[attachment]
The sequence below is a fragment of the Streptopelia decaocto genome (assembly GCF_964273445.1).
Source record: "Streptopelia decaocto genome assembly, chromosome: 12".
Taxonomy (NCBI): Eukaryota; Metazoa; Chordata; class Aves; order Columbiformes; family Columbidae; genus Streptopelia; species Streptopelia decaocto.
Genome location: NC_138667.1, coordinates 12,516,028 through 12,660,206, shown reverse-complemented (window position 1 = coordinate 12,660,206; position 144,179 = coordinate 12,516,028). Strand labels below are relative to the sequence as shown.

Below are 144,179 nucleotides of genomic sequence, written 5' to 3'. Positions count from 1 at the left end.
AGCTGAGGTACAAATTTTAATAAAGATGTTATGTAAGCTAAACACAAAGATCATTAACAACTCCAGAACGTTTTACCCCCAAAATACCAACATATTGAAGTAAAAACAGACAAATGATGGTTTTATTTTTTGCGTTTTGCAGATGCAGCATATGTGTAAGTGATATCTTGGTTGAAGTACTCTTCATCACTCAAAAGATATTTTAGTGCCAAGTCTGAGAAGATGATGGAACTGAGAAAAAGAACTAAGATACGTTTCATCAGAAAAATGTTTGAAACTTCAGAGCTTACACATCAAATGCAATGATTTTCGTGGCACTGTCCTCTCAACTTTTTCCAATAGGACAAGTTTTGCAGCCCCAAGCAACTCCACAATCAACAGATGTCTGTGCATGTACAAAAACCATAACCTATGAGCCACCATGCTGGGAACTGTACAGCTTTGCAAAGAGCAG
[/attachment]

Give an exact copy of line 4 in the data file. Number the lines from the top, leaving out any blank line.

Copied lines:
Genome location: NC_138667.1, coordinates 12,516,028 through 12,660,206, shown reverse-complemented (window position 1 = coordinate 12,660,206; position 144,179 = coordinate 12,516,028). Strand labels below are relative to the sequence as shown.